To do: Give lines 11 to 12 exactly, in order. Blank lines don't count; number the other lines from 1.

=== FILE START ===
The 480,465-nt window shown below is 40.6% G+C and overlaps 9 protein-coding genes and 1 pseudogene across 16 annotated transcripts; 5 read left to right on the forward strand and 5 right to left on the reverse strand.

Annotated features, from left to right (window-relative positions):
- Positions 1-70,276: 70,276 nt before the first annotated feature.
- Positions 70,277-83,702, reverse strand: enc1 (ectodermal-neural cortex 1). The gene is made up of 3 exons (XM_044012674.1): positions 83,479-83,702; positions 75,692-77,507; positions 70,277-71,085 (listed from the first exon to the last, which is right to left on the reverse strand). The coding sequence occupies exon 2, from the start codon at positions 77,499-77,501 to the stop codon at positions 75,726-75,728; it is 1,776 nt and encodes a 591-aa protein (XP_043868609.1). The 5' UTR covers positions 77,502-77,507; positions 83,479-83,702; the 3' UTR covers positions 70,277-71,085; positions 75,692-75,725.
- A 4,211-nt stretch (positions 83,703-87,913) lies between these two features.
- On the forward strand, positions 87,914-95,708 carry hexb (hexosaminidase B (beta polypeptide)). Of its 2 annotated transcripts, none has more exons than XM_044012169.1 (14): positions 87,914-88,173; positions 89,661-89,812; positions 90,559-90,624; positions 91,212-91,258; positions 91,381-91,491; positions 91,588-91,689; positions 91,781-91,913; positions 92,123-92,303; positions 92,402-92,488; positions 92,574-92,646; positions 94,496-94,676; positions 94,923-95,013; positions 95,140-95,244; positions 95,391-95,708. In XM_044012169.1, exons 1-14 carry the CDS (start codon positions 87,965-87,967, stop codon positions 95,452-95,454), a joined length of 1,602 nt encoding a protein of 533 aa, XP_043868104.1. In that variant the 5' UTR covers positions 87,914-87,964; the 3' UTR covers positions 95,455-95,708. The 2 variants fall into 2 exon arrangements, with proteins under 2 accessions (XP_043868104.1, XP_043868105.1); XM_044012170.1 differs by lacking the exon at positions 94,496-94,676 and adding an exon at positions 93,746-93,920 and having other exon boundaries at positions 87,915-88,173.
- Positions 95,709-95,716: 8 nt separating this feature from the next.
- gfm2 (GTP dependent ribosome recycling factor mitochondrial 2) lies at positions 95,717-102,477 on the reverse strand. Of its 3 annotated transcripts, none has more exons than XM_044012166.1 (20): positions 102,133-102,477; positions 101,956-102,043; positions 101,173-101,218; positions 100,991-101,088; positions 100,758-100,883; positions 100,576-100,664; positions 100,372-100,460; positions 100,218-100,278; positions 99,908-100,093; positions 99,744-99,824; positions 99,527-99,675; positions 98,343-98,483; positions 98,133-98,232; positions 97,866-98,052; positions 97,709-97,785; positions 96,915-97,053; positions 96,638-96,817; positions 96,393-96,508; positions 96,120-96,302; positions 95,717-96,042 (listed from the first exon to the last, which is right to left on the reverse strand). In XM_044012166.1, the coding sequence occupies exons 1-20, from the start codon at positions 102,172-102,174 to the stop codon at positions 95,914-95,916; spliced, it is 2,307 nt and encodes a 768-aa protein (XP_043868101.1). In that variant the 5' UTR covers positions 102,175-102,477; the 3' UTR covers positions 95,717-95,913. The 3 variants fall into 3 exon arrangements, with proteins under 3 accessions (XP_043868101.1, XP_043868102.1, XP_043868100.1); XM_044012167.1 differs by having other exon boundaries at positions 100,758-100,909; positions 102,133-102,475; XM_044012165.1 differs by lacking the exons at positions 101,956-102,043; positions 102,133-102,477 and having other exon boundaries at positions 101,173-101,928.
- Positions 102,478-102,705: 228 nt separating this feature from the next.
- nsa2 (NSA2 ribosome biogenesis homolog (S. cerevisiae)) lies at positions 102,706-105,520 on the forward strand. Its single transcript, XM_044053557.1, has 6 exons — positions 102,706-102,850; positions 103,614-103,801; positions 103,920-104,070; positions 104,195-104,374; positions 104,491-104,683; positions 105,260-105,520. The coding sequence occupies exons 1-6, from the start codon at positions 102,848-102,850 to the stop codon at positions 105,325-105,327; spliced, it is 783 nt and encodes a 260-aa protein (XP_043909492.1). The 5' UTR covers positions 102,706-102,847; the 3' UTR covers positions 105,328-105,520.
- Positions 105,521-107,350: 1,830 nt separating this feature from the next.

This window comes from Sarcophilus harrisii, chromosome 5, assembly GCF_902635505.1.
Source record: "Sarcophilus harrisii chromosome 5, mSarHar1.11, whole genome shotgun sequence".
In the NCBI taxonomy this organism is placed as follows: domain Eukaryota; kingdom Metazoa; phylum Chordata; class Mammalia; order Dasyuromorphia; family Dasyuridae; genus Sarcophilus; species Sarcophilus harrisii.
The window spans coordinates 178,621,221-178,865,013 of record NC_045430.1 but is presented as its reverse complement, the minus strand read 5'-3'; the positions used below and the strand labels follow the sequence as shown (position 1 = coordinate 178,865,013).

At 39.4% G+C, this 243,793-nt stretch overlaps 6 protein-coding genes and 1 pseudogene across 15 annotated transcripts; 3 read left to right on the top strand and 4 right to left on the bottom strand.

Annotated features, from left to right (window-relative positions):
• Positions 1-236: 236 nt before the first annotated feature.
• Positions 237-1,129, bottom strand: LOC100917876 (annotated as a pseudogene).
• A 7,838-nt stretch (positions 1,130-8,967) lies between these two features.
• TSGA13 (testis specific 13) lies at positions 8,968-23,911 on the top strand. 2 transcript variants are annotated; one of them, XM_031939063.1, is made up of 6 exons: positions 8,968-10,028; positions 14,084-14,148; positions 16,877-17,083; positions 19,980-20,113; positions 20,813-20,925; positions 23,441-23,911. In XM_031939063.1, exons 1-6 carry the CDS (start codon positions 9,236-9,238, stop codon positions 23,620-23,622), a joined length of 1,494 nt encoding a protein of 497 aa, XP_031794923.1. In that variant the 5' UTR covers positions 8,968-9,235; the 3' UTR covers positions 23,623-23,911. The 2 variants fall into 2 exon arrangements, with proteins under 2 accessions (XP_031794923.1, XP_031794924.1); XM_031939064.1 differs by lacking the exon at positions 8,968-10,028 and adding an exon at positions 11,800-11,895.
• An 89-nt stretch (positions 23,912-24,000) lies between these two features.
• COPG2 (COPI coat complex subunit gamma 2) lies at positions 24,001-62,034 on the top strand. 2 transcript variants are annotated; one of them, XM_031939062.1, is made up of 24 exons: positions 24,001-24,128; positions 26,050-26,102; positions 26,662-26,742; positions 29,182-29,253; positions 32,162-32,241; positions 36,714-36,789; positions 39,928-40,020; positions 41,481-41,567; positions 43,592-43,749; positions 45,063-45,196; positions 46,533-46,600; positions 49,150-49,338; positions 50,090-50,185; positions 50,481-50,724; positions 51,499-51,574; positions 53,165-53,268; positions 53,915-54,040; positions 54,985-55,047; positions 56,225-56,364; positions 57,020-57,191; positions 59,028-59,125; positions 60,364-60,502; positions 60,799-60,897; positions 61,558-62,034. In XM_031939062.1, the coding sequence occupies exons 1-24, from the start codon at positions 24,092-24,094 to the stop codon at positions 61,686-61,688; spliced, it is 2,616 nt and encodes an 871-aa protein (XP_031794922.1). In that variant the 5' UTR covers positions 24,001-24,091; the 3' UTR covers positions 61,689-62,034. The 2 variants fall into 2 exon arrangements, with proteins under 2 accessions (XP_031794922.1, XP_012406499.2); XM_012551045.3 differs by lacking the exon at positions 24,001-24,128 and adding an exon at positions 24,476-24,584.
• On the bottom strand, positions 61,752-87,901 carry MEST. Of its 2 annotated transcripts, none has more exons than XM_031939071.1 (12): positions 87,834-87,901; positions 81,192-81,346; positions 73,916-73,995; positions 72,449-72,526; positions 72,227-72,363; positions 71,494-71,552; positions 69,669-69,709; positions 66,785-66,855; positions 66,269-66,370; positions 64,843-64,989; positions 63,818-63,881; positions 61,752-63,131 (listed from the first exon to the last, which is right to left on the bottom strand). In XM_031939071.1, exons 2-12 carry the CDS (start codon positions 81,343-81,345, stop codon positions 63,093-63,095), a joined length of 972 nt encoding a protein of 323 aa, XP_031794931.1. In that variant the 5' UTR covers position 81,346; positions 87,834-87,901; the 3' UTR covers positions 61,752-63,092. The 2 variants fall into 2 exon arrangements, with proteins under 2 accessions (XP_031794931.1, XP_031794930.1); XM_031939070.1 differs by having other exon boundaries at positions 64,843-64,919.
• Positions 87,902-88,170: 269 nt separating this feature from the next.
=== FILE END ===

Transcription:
- Positions 105,521-107,350: 1,830 nt separating this feature from the next.

This window comes from Sarcophilus harrisii, chromosome 5, assembly GCF_902635505.1.